Fiction: “Naked Heat” by “Richard Castle”

Dudes, after the travesty in decision-making that was “reading The Mayor of Casterbridge,” I am so proud of myself that I finished this book in, like, 48 hours. Granted, I had a big assist from my time in Boston this weekend (no, thank you, Holiday Inn Express-Saugus and the Public Garden), but this is how I’m supposed to read books: quickly and efficiently, in less than a week.

So where does the story pick up from Heat Wave? Well, for one, Jameson Rook’s article on Nikki and her team has been published, and though we don’t get to read it, we’re left to believe it’s a lot like No Doubt during Tragic Kingdom‘s huge sales. You know, the video for “Don’t Speak”? Where everyone’s trying to make a big deal out of Gwen and the boys aren’t having it? And even Gwen’s pissed that she’s become the center of attention? Well, substitute Nikki Heat for Gwen and Raley and Ochoa for Adrian, Tom and Tony, and that’s essentially how the whole situation shook out. Oh, and Heat’s pissed at Rook for making her all popular and stuff.

But the actual case is this: Cassidy Towne, one of the premier gossip hounds for one of the leading New York City papers, is stabbed in the back. And while that would be juicy enough, it turns out that Heat’s old pal Jameson Rook just happened to be doing a story on Towne, and so they’re back working together on a case.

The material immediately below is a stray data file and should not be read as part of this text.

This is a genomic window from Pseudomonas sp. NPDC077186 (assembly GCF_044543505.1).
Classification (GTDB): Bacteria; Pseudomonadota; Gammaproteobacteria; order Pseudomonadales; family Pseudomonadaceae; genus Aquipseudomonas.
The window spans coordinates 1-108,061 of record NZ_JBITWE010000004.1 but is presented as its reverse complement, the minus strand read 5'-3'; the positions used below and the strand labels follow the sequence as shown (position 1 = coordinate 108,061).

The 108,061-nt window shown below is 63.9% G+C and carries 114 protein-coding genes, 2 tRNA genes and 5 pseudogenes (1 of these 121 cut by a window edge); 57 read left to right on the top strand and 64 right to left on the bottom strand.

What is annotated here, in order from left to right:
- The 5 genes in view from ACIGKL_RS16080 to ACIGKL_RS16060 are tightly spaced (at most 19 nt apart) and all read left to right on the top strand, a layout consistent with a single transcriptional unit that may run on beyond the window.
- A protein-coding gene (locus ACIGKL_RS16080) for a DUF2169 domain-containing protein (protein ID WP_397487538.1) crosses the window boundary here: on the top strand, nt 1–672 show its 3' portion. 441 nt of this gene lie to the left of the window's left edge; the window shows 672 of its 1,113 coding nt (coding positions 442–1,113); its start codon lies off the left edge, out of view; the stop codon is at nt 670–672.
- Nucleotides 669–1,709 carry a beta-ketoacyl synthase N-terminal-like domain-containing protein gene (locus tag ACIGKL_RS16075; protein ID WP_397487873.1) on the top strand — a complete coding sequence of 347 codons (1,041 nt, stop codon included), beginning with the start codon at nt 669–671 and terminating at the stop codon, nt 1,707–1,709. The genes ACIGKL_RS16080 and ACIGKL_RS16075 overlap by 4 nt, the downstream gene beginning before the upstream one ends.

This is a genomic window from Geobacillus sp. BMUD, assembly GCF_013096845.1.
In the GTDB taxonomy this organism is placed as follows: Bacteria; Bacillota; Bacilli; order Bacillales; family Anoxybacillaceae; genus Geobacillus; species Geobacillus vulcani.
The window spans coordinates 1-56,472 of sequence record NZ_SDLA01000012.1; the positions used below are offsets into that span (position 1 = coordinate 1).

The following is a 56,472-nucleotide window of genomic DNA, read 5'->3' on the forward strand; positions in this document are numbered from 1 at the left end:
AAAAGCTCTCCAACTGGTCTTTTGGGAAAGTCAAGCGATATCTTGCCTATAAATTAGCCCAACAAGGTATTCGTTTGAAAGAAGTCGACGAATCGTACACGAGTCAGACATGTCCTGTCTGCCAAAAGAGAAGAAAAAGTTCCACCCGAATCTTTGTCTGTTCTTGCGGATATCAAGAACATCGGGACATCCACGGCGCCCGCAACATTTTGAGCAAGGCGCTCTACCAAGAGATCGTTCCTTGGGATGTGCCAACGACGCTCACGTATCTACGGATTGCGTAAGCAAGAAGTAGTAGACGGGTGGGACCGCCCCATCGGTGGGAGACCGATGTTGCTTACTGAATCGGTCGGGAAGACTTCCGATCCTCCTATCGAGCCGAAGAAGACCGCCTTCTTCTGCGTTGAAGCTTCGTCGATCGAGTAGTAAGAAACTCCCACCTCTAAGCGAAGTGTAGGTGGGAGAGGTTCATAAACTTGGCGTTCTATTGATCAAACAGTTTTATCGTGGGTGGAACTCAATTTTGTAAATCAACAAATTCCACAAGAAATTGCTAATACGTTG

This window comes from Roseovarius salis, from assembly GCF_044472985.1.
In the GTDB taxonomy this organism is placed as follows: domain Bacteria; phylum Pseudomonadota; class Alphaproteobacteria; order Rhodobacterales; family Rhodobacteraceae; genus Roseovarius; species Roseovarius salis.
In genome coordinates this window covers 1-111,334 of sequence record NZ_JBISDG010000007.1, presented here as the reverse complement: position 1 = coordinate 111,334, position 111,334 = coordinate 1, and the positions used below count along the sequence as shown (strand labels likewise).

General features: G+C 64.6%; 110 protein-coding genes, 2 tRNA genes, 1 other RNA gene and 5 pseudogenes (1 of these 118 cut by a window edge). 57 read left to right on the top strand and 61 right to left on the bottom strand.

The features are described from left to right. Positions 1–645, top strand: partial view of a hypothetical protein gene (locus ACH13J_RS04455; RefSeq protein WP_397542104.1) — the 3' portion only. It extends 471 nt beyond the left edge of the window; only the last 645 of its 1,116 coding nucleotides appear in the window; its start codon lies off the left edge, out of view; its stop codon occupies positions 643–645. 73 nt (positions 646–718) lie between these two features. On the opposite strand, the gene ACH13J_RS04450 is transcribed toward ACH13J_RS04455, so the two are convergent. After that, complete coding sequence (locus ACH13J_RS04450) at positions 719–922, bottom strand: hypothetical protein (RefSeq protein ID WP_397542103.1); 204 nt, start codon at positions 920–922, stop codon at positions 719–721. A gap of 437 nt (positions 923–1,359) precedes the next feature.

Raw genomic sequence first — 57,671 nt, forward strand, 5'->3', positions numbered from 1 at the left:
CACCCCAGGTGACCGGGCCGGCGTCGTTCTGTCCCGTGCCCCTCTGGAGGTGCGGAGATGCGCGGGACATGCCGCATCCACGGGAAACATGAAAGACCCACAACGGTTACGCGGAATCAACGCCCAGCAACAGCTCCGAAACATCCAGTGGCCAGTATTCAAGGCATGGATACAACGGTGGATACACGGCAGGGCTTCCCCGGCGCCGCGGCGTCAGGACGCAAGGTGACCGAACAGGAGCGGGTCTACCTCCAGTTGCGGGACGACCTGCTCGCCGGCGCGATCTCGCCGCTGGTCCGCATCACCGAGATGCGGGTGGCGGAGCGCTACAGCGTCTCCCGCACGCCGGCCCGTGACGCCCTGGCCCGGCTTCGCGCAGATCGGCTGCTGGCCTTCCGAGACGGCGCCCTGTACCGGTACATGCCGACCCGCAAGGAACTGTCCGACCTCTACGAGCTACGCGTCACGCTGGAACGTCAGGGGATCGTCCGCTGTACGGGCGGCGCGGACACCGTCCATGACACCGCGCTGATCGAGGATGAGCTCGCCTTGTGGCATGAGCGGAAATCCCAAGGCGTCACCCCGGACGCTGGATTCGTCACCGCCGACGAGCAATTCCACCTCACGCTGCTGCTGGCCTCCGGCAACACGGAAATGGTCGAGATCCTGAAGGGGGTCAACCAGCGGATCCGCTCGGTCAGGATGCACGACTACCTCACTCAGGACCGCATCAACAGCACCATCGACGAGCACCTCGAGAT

The book still reads like a longer episode of Castle, and since that’s a show I enjoy weekly (OH SHIT I just remembered I still owe Brad five bucks for his raincheck Season One Castle he bought for me dammit), I will continue to read the Nikki Heat series.

And, much like the TV show, “Richard Castle” rewards his readers with little nuggets like these:

Heat didn’t like to bigfoot [detectives] Malcolm and Reynolds, but she wanted to check out the Dragonfly herself. [142]

I’ll admit, it took me a couple of seconds, but yes, that is a rather oblique reference to the great Malcolm Reynolds of Firefly, played by the awesome Nathan Fillion.

There weren’t as many weird grammar things in this book, which gives me hope — maybe someday, I’ll read one that has no weird grammar things. This was the only one I caught:

Detective Heat knew Soleil Gray had a music video shoot that day because her lawyer had mentioned it the afternoon before when she accused Heat of harassing her client at her places of business. [226]

It just seems that there are too many prepositional phrases in that sentence.

So while I got Naked Heat from the library, I’ll be keeping an eye out for it used, as well as the third book in the series, Heat Rises. And I think the best part about these books? Is that you don’t have to be a fan of Castle to enjoy them. I mean, yeah, that’s how I got into it, but I’d like to think that if I happened across either of these books on the shelf in the library or the now-defunct Borders or wherever, and there wasn’t an author photograph or a dot that tells me to watch Castle to tip me off, I’d enjoy it as a separate entity. So, if you don’t watch Castle, that’s okay — the books are great on their own.

Grade for Naked Heat: 3.5 stars


2 thoughts on “Fiction: “Naked Heat” by “Richard Castle”

  1. Thanks. I read Heat Wave just a few days ago, and I also noticed a lot of the same unwieldy grammatical constructs you mentioned. Entertaining nonetheless.

    But probably the most entertaining Castle tie-in so far has to be the OGN for Richard Castle’s Deadly Storm. Different writer, and the graphic medium allows for a more rollicking tale.

    • Thanks for commenting! And I’m glad to hear that Deadly Storm was entertaining. I’ll definitely be reading that in the future.

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